“… [here are] six different plans for teaching systematically from the pulpit. … (1) preaching from a selected lectionary … (2) preaching from continuous reading of the Bible … (3) preaching on an important theme from the Bible or from Christian tradition … (4) preaching a series on foundational Christian doctrines … (5) preaching a series on the Christian interpretation of personal and social issues … (6) preaching on questions people ask.” (pp.127,130,133,135,137,138)
“Sample worksheet for developing the sermon as an event of teaching and learning: (1) identify a point at which the congregation needs to learn … (2) determine the basic issues and questions that are essential to understand and preach on the subject … (3) investigate resources needed to understand the subject … (4) come to a Christian understanding of the subject … (5) describe the congregation’s relationship to the subject … (6) determine what you hope will happen in the hearts, minds, and wills of the listeners, as a result of hearing the sermon … (7) summarize the content of the sermon in a single indicative sentence … (8) list the memories, questions, and other matters that are likely to be on the hearts and minds of the listeners as they interact with the sermon … (9) plan the content and movement of the sermon so that the congregation will have a good opportunity to learn what it needs to learn … [and] … (10) draw on styles and qualities of learning that can enhance the congregation’s participation in the sermon.” (pp.157-159)
The table of contents of The Teaching Sermon by Ronald Miller looks like this:
- Introduction (pp.9-12)
- ch.1 – The Call to the Teaching Ministry Today (pp.13-25)
- ch.2 – What is a Teaching Sermon? (pp.26-38)
- ch.3 – How People Learn from Sermons (pp.39-62)
- ch.4 – Developing the Sermon as an Event of Teaching and Learning (pp.63-85)
- ch.5 – Five Models for Teaching Sermons (pp.86-125)
- ch.6 – Plans for Systematic Teaching from the Pulpit (pp.126-140)
- ch.7 – Teaching a Core Curriculum from the Pulpit (pp.141-156)
- Appendix: Sample Worksheet for Developing the Sermon As an Event of Teaching and Learning (pp.157-159)
- Endnotes (pp.161-177)
- Subject index (pp.179-183)
There’s a snip of an old silent, black-and-white movie comedy in my memory bank. The face is dim in my mind (is it Buster Keaton?), but the rest of the scene is vivid. Someone playing pilot in an old biplane is trying to get the plane up into the air and he’s having the devil of the time getting her off the ground. You wonder if he’ll ever get her up as he “hops” several times on his take-off run. Finally, he’s airborne, and to stay. Everything smoothes out as he gains altitude. The flight couldn’t go better, actually – until he has to land. Then the process we saw at take-off is reversed, but ultimately ends on a picture-perfect note.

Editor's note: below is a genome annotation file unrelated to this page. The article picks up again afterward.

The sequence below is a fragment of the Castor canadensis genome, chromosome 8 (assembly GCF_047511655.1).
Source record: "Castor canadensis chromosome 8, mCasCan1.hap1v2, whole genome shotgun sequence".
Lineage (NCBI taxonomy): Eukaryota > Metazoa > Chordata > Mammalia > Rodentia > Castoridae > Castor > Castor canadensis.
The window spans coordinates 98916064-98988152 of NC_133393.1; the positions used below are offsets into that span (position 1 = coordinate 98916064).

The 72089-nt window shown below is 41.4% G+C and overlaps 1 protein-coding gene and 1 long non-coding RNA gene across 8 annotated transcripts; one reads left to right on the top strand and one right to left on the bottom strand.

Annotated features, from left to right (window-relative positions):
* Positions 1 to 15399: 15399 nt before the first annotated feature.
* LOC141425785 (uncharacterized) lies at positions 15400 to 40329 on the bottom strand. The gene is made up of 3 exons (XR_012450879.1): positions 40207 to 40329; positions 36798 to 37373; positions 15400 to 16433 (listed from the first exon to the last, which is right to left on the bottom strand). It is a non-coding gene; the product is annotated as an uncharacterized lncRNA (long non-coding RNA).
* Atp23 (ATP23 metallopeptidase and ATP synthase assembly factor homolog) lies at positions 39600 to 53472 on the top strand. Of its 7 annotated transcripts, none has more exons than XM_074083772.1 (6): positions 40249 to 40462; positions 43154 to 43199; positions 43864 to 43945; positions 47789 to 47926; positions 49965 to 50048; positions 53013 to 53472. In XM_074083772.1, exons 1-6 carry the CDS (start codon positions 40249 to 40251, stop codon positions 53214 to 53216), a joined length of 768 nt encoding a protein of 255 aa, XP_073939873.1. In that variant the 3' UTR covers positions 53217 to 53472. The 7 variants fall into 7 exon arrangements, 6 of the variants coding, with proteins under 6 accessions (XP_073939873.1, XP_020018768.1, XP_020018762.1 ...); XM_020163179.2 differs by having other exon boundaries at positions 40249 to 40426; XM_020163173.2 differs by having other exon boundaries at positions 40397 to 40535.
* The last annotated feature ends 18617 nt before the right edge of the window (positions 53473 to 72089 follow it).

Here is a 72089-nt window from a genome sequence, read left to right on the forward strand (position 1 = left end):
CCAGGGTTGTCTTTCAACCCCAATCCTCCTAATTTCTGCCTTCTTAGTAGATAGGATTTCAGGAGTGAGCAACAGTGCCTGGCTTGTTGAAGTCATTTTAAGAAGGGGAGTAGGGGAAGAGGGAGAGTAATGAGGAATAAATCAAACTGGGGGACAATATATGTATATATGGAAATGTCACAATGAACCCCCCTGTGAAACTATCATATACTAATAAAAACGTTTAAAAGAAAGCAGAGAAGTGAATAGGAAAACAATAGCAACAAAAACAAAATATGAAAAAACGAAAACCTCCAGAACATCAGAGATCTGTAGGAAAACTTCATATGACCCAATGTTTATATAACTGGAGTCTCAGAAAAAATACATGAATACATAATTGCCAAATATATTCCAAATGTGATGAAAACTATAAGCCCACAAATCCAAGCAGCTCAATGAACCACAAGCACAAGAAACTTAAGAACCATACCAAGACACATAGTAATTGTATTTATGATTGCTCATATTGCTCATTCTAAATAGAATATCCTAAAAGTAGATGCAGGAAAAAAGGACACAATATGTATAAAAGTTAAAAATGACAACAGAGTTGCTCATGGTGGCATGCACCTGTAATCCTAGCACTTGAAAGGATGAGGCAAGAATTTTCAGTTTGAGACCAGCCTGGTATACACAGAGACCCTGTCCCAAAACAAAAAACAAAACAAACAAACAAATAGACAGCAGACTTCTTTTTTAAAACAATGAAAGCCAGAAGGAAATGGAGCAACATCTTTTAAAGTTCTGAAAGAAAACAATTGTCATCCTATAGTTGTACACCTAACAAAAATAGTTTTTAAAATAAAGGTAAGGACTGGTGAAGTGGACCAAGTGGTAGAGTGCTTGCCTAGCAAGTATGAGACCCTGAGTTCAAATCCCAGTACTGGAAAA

It’s something akin to those times your sermon intro has fallen flat, but the rest of it was pretty good stuff, some of it outstanding even (if you may say so yourself). At least so said the few who stayed awake past the intro to hear it or who were jostled back to awareness just in time to hear your wonderful conclusion.
That was my experience in reading The Teaching Sermon. If we believe books were made to be read from cover-to-cover we probably won’t make it past the first chapter. Chapter two gains a us a little air time, but it isn’t sustained. Hang with it; we can do this. Alas, chapter three is yet another “hop.”
Ah, but with chapter four, everything finally seems to be adjusted just as it should be and we feel the prop catch a real bite of the atmosphere and we just know it won’t let go. We begin to climb and this time we know we won’t be coming down. With chapter five we’re truly soaring with an effortless, magnificent view of everything below. This is what flying is all about and all the previous troubles are left far behind in our mind!
With chapter six we begin our descent and we begin to encounter some turbulence, increasingly so. As we make our approach, we’re bobbing and weaving and chapter seven is a series of unnerving hops. However, as we reach the appendix (of the book, not yours, personally, of course), things line up and lo, we make a perfect three-point landing and roll out! With endnotes and index in view, we crawl out of the cockpit – and kiss the earth with a smile on our face.
This book is for “skippers;” readers who tend to peruse a book, reading only what they find immediately interesting. Do yourself a favor: fast forward to chapter four, xerox and keep chapter five, ditto with the appendix and then get on to the next thing in your life.
Score? I give chapter five a 9.7; however, overall, I give this book a 7.6 and so, it’s flying off my shelf to someplace else.